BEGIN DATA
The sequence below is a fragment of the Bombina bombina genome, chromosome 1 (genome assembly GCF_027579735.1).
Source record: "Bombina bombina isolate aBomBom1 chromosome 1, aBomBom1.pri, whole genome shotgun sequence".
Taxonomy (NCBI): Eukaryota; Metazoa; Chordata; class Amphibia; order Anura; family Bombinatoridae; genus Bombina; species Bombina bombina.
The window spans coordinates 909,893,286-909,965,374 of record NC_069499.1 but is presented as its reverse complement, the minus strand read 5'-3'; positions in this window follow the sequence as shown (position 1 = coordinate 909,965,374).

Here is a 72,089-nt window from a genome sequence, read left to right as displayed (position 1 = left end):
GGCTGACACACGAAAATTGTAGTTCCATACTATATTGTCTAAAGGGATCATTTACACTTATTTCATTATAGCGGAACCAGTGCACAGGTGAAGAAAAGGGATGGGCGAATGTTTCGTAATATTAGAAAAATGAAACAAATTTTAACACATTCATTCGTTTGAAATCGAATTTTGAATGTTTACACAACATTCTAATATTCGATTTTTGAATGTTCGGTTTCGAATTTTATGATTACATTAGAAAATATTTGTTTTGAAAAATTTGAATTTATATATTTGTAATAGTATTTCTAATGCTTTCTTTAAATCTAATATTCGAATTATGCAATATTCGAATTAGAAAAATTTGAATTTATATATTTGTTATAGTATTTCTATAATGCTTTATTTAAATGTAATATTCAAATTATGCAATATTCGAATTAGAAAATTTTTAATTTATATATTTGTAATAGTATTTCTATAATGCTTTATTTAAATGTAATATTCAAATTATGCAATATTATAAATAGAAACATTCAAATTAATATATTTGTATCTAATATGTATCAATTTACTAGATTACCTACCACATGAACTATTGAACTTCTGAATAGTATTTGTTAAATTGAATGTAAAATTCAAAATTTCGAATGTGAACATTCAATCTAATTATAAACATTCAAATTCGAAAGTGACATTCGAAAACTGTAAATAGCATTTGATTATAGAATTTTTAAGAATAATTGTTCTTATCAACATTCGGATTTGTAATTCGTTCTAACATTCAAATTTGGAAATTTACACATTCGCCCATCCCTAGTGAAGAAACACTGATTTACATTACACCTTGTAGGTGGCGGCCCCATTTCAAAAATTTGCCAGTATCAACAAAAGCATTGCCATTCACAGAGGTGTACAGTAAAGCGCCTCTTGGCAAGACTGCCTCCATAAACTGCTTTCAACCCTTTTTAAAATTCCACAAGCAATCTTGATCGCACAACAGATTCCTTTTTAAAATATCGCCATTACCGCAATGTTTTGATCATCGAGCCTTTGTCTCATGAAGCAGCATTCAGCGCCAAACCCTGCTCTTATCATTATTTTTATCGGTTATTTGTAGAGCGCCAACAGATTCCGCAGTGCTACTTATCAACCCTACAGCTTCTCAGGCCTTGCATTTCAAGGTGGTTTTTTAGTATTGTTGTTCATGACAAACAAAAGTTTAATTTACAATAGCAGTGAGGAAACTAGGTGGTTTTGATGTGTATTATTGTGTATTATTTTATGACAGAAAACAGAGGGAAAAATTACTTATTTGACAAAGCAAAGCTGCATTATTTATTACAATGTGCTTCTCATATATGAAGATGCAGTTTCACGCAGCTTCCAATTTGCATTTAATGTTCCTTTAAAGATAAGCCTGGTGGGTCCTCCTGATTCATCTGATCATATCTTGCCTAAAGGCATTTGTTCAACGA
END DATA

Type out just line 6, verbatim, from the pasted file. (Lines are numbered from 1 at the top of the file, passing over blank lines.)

GGCTGACACACGAAAATTGTAGTTCCATACTATATTGTCTAAAGGGATCATTTACACTTATTTCATTATAGCGGAACCAGTGCACAGGTGAAGAAAAGGGATGGGCGAATGTTTCGTAATATTAGAAAAATGAAACAAATTTTAACACATTCATTCGTTTGAAATCGAATTTTGAATGTTTACACAACATTCTAATATTCGATTTTTGAATGTTCGGTTTCGAATTTTATGATTACATTAGAAAATATTTGTTTTGAAAAATTTGAATTTATATATTTGTAATAGTATTTCTAATGCTTTCTTTAAATCTAATATTCGAATTATGCAATATTCGAATTAGAAAAATTTGAATTTATATATTTGTTATAGTATTTCTATAATGCTTTATTTAAATGTAATATTCAAATTATGCAATATTCGAATTAGAAAATTTTTAATTTATATATTTGTAATAGTATTTCTATAATGCTTTATTTAAATGTAATATTCAAATTATGCAATATTATAAATAGAAACATTCAAATTAATATATTTGTATCTAATATGTATCAATTTACTAGATTACCTACCACATGAACTATTGAACTTCTGAATAGTATTTGTTAAATTGAATGTAAAATTCAAAATTTCGAATGTGAACATTCAATCTAATTATAAACATTCAAATTCGAAAGTGACATTCGAAAACTGTAAATAGCATTTGATTATAGAATTTTTAAGAATAATTGTTCTTATCAACATTCGGATTTGTAATTCGTTCTAACATTCAAATTTGGAAATTTACACATTCGCCCATCCCTAGTGAAGAAACACTGATTTACATTACACCTTGTAGGTGGCGGCCCCATTTCAAAAATTTGCCAGTATCAACAAAAGCATTGCCATTCACAGAGGTGTACAGTAAAGCGCCTCTTGGCAAGACTGCCTCCATAAACTGCTTTCAACCCTTTTTAAAATTCCACAAGCAATCTTGATCGCACAACAGATTCCTTTTTAAAATATCGCCATTACCGCAATGTTTTGATCATCGAGCCTTTGTCTCATGAAGCAGCATTCAGCGCCAAACCCTGCTCTTATCATTATTTTTATCGGTTATTTGTAGAGCGCCAACAGATTCCGCAGTGCTACTTATCAACCCTACAGCTTCTCAGGCCTTGCATTTCAAGGTGGTTTTTTAGTATTGTTGTTCATGACAAACAAAAGTTTAATTTACAATAGCAGTGAGGAAACTAGGTGGTTTTGATGTGTATTATTGTGTATTATTTTATGACAGAAAACAGAGGGAAAAATTACTTATTTGACAAAGCAAAGCTGCATTATTTATTACAATGTGCTTCTCATATATGAAGATGCAGTTTCACGCAGCTTCCAATTTGCATTTAATGTTCCTTTAAAGATAAGCCTGGTGGGTCCTCCTGATTCATCTGATCATATCTTGCCTAAAGGCATTTGTTCAACGA